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My two young boys, Reece and Ryder, ask me all the time, “Daddy, how do you make people money?” I tell them that I create a plan and then stick with it. Though the boys don’t know it, this question is especially relevant now, given the recent ups and downs in the market.
It’s not always easy to stick with your plan, especially amid market volatility. But knowing a few key points about the way your money is invested may give you the confidence to stay the course. Here are three key questions you can ask your current financial advisor, or one you’re thinking of hiring.
1. What’s your investment philosophy?
From the start, you should be aware of your advisor’s philosophy — the strategy he or she uses to invest your money. Perhaps your advisor follows a “buy and hold” strategy, a passive approach in which investments are held for the long term, regardless of short-term movements in the market. Others might favor a more active approach, with the goal of beating the market in all environments.
What’s important is that you are comfortable with the stated strategy and with your advisor’s ability to execute it. Whatever the strategy, it should dictate a clear process that guides the advisor in making investment decisions. Which leads to the next question.
2. What is your investment process?
Once you understand your advisor’s philosophy, ask how he or she intends to carry it out. Does your advisor select mutual funds and then rely on the fund managers to make investment decisions? Does your advisor employ a value-based approach, analyzing individual companies in-house with little regard to overall market fundamentals? Or perhaps your advisor favors a fundamental-first approach and uses a team of analysts when making decisions on behalf of clients.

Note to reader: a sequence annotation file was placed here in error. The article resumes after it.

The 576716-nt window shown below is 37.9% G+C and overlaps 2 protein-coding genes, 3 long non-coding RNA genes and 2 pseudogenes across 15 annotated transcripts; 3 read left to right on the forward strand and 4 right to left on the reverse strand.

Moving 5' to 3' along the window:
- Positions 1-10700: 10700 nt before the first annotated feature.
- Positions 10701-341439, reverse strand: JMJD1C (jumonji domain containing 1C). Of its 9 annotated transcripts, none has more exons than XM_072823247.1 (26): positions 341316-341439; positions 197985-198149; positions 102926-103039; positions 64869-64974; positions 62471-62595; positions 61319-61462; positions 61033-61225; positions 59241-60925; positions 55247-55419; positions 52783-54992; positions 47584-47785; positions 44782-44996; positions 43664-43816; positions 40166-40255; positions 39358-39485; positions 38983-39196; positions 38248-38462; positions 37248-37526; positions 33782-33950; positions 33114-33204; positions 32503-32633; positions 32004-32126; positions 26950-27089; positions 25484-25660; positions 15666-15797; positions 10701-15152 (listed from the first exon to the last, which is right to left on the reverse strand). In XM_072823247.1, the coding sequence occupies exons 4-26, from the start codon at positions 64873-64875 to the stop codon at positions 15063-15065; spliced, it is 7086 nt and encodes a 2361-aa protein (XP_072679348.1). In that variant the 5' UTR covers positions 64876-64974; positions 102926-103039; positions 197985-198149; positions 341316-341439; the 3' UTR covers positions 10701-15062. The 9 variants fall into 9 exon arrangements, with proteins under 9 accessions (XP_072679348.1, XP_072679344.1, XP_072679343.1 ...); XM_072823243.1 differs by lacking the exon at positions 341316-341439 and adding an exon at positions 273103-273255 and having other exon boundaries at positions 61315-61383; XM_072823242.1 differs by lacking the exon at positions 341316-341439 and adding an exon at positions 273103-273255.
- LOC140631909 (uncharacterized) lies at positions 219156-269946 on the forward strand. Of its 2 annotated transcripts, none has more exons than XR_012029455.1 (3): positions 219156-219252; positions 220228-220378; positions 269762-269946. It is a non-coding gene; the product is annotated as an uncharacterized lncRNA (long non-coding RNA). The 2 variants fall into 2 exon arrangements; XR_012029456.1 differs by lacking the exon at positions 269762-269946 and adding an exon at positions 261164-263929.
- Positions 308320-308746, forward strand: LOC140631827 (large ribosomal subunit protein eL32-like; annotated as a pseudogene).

Regardless of the specifics, confirm that there is indeed a process in place, and be confident that your advisor can deliver on it. An investment process will ensure that decisions are based not on emotion or “gut feeling,” but instead on a given set of principles.
3. How much will it cost?
According to a recent study from business consulting firm Ernst & Young, 35% of clients don’t know what they pay their financial advisor each year. This is troubling, considering that costs play a major role in future returns.
You should be fully aware of what your total investment costs are. This includes the asset management fee and the commissions (if any) paid to the advisor — but by no means does it end there. Other costs that eat away at returns are internal expenses such as fund expense ratios, internal transaction costs tied to the funds and account fees.
I recently met with a prospective client who had no idea that she was paying north of 3% a year when all the fees were added up. To demonstrate the impact of fees on your portfolio, consider this example: Assume you were to invest $100,000 over 30 years at a 7% rate of return. After 30 years, you would have $324,430 if you paid 3% a year in fees, $432,194 with 2% annual fees and $574,349 with 1% annual fees. Those two percentage points correspond to a difference of nearly 80%. Fees clearly matter — a lot.
While this is not an exhaustive list of topics to discuss with your advisor, hopefully the answers to these three quick questions can provide some peace of mind. Otherwise, seek a second opinion and find an advisor whose philosophy and process align with your own.
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